Just appeared on Publishing Perspectives is a piece entitled “Want a Job in Publishing? Why Not Publish Your Resume as a Book,” from guest contributor and publicist Andy Reynolds, who has his own website at http://www.andyreynoldsresume.comabout how he faced the challenge of downsizing and redundancy from a publishing house by publishing his own resume himself – as a coffee table book.

“Last June I suddenly lost a great job as the VP of Marketing & Publicity at a visual book publisher due to necessary downsizing. I was crushed to find myself derailed from what had been a great career trajectory,” Reynolds explains, with a heroically mixed metaphor that is going to stand him in great stead in publishing. “So, as a publicist coming from a background in visual books, I designed my resume package as a coffee table book.” And very nice it looks too.

To the question “Want a Job in Publishing?” I guess the first natural response is: Why would I? I mean, if I want to go and work in a contracting industry that’s covered itself in shame, I can get into investment banking or Big Tobacco. They pay more and the perks are better. Although whether you agree with Mike Shatzkin or me-on-Mike-Shatzkin that publishing is or isn’t cloacally challenged, I don’t actually think publishing has lost all viability: What I do think it has lost is prestige, moral authority, and cultural significance and legitimacy. And self-publishing is one of the main beneficiaries. But if you do want to work in publishing, for whatever reason, why would you seek to do that by doing the one thing that is undermining its entire reason for existence? You don’t mail your resume to Philip Morris wrapped around an electronic cigarette substitute, after all. Still, read on…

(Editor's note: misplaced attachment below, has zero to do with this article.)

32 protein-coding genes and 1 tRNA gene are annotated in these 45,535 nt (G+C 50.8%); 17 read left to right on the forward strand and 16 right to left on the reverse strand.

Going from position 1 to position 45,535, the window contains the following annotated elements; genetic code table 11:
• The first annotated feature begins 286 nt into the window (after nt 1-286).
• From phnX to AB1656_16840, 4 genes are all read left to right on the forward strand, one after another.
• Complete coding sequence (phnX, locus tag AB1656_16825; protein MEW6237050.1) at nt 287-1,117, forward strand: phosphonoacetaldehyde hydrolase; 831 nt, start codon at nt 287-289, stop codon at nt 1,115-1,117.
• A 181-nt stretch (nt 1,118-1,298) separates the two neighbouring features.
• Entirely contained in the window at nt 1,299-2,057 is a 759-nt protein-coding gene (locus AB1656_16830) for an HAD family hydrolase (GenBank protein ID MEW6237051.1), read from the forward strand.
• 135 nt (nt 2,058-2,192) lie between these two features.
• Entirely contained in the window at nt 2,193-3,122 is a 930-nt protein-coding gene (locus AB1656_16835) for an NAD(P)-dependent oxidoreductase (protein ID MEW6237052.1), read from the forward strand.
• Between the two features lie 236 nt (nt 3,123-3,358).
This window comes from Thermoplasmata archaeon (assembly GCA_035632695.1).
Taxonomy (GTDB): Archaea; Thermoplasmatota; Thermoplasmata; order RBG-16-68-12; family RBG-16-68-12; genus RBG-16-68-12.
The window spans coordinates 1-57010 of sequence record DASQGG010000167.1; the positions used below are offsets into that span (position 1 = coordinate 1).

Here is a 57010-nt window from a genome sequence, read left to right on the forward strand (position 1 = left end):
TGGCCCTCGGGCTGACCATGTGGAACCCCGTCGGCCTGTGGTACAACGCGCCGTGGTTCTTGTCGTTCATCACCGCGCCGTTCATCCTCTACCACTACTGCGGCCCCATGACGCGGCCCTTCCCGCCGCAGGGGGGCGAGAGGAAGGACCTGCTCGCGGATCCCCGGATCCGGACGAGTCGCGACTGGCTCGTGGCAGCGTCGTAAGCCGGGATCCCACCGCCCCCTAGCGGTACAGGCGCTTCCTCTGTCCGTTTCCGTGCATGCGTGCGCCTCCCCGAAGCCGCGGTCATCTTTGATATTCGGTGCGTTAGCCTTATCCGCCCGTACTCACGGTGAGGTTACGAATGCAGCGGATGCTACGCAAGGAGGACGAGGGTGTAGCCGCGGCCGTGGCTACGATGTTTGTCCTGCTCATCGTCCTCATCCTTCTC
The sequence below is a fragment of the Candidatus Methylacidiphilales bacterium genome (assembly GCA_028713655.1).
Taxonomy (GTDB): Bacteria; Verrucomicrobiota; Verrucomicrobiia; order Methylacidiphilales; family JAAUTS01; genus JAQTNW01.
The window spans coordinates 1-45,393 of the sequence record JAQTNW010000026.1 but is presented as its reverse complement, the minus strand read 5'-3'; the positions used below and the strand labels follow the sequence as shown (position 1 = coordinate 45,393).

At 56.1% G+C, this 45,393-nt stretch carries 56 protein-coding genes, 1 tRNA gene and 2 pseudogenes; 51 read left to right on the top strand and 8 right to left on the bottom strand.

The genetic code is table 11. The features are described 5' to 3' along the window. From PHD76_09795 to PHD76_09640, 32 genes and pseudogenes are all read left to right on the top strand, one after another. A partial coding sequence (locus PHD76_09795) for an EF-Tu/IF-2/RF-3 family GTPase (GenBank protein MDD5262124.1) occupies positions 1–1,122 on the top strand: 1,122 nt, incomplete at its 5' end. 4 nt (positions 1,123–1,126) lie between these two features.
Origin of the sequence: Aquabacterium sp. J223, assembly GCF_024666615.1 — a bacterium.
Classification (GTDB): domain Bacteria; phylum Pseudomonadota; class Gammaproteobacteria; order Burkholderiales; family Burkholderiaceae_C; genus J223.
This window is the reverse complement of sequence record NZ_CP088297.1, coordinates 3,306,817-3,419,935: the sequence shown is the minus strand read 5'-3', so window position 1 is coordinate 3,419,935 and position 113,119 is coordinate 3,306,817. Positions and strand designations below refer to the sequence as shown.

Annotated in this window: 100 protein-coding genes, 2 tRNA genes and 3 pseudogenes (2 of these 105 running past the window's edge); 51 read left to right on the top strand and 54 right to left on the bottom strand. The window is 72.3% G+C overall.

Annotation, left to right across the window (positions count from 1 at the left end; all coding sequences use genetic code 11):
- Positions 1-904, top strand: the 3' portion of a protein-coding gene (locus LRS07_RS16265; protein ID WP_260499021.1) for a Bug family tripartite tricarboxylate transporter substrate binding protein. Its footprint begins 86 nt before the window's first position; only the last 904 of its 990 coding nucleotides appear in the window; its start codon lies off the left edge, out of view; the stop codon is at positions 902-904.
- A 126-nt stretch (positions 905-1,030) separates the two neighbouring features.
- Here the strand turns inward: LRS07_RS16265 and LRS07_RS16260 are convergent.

“I’m not advocating that everyone should do a resume as a coffee table book,” Reynolds continues. “Though the goal is to get the attention of a great new employer, the flipside of the coin is that by going through the self-assessment and self-marketing process, one can gain a renewed sense of control, confidence, and calm, all of which allow one to move forward.”

Here’s an alternative tip if you want a job in publishing: Self-publish an ebook. There you are, you’re author and publisher. Self-employed, but it still looks great on your resume. Now you can publish your resume as a book: That’s two titles already. Update your resume with information on your resume publication and self-publish it as a third book: Wow, we’re almost in self-sustaining series territory already. Your career trajectory is back on the rails and boosting over the points into the wild green yonder.